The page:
“Republicans on Capitol Hill wrote it,” the official said.

Yet, even some Republican supporters of Trump's action said lawmakers on Capitol Hill should have been given a heads up.

Rep. John Carter (R-Texas), for instance, said “implementation of the new policy could have been better communicated.”

Still, Carter, the chairman of the Appropriations Committee's homeland security subpanel, was quick to praise the underlying policy as a sound way “to increase security measures and vetting processes.”

Trump and his team have said Friday's executive order, part of a flurry of unilateral actions he's taken since entering the White House 10 days ago, is necessary to protect Americans from “radical Islamic terrorism.”

It bars immigrants traveling from seven Muslim-majority countries for 90 days; halts refugees of all nationalities for 120 days; and halts refugees from Syria indefinitely.

Initially, the 90-day prohibition had been applied even to permanent legal residents of the U.S. –– the so-called green-card holders. That stipulation was relaxed by the Homeland Security Department Sunday night.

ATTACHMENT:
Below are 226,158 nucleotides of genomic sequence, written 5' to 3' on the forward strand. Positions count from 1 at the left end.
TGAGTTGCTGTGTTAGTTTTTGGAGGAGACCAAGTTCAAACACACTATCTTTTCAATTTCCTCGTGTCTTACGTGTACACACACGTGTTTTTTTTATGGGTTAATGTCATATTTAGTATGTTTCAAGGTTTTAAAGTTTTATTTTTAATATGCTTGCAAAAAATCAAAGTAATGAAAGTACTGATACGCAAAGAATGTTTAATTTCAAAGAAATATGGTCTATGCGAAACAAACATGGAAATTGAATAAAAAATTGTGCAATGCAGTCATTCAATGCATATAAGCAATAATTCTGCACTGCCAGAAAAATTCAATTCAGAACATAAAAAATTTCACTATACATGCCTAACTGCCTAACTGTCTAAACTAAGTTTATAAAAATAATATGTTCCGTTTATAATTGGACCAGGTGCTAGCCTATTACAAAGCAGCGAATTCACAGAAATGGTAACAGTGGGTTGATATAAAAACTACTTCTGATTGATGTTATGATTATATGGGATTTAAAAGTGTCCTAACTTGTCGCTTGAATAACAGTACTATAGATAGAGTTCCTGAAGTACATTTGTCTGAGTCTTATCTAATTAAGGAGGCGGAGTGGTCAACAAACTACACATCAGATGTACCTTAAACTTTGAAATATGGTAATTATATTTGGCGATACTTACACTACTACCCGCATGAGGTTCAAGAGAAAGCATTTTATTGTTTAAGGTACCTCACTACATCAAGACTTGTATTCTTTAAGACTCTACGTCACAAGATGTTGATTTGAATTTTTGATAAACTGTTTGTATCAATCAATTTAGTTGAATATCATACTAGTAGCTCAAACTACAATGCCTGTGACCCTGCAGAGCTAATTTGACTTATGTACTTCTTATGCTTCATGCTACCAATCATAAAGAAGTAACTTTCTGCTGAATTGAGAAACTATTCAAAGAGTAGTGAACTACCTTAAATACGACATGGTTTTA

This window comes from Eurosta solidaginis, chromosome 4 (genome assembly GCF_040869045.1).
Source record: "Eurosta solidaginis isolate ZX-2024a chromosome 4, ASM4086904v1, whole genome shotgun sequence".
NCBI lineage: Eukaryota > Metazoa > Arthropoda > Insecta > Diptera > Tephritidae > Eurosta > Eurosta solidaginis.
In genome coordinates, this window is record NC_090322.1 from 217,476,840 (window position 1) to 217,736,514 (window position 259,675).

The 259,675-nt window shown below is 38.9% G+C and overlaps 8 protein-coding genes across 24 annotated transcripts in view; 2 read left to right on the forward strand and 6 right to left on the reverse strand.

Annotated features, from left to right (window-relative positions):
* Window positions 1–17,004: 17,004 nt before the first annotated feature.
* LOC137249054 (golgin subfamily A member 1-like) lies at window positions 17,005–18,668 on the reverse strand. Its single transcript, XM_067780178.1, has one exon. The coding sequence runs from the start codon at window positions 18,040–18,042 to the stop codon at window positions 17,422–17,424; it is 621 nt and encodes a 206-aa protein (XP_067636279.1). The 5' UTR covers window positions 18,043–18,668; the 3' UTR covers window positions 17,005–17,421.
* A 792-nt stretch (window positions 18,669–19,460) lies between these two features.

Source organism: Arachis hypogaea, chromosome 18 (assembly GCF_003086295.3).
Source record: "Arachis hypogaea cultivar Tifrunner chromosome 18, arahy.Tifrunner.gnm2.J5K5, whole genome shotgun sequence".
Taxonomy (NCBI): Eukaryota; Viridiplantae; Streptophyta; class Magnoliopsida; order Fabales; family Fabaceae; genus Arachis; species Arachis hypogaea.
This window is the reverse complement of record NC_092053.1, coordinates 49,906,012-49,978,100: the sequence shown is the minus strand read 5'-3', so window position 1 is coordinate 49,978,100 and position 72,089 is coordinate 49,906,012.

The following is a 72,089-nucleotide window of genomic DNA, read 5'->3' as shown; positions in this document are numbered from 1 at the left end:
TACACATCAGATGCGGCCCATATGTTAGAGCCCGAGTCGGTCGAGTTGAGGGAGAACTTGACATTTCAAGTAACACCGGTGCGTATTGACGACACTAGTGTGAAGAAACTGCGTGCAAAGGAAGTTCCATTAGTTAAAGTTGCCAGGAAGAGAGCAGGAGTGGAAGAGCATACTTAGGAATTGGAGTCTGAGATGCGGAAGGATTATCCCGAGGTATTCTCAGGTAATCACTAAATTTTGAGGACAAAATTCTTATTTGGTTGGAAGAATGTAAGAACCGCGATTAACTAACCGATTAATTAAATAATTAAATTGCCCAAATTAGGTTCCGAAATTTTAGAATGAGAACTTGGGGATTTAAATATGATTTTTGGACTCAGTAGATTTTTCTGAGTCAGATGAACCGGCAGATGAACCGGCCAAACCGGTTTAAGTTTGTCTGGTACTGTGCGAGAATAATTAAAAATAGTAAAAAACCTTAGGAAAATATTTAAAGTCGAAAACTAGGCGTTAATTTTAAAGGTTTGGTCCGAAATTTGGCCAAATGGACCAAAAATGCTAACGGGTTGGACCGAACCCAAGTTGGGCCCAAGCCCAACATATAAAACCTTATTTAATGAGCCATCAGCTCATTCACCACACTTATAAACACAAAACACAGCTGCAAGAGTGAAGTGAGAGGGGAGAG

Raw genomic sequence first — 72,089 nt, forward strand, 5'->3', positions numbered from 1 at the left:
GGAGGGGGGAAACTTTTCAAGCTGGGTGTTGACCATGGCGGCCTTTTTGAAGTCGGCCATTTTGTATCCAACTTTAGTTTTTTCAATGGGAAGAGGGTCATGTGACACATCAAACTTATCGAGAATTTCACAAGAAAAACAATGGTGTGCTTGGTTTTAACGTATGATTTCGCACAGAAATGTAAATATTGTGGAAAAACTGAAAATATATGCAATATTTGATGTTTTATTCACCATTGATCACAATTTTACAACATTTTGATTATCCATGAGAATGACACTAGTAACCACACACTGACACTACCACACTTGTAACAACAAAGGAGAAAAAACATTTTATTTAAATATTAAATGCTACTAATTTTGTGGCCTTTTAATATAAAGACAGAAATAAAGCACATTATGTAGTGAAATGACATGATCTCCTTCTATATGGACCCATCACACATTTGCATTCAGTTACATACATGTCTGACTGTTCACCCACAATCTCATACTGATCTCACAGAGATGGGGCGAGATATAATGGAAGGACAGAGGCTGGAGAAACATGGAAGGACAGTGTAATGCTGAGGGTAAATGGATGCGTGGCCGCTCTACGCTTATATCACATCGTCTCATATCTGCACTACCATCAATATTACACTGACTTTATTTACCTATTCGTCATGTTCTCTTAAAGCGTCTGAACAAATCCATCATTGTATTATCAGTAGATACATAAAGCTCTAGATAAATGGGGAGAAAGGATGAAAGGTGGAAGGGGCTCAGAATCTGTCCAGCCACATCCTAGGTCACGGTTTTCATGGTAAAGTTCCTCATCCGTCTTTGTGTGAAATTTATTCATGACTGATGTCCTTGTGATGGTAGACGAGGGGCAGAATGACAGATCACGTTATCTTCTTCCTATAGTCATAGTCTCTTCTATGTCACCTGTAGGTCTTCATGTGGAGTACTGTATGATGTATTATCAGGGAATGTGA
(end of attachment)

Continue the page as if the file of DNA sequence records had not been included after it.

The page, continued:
Still, the modification did nothing to quiet the outcry from Democrats, human rights advocates, immigrant rights supporters and thousands of protesters who took to the streets across the country over the weekend.

A number of Republicans have rushed to Trump's defense, saying the tougher rules are simply a common-sense reform for ensuring the nation's security. They're emphasizing that the changes are only short-term.

“This action is temporary,” Rep. Lamar Smith (R-Texas), former chairman of the Judiciary panel, said Monday. “The regular process will resume once security policies are updated over the next 90 days. That is what President Trump’s action does.”

But other Republicans aren't so sure. Rep. Ileana Ros Lehtinen (R-Fla.) is criticizing the orders, warning that they might not be as short-term as Trump has said.

“I worry this temporary ban may become a permanent ban,” she told CNN Monday “People will say, 'Gee, we've had these 90 days, these 120 days, and we've been kept safe, so let's keep it up.' When in fact that ban and prohibition would have nothing to do with keeping us safe.”

Jordain Carney contributed. Updated 11:27 p.m.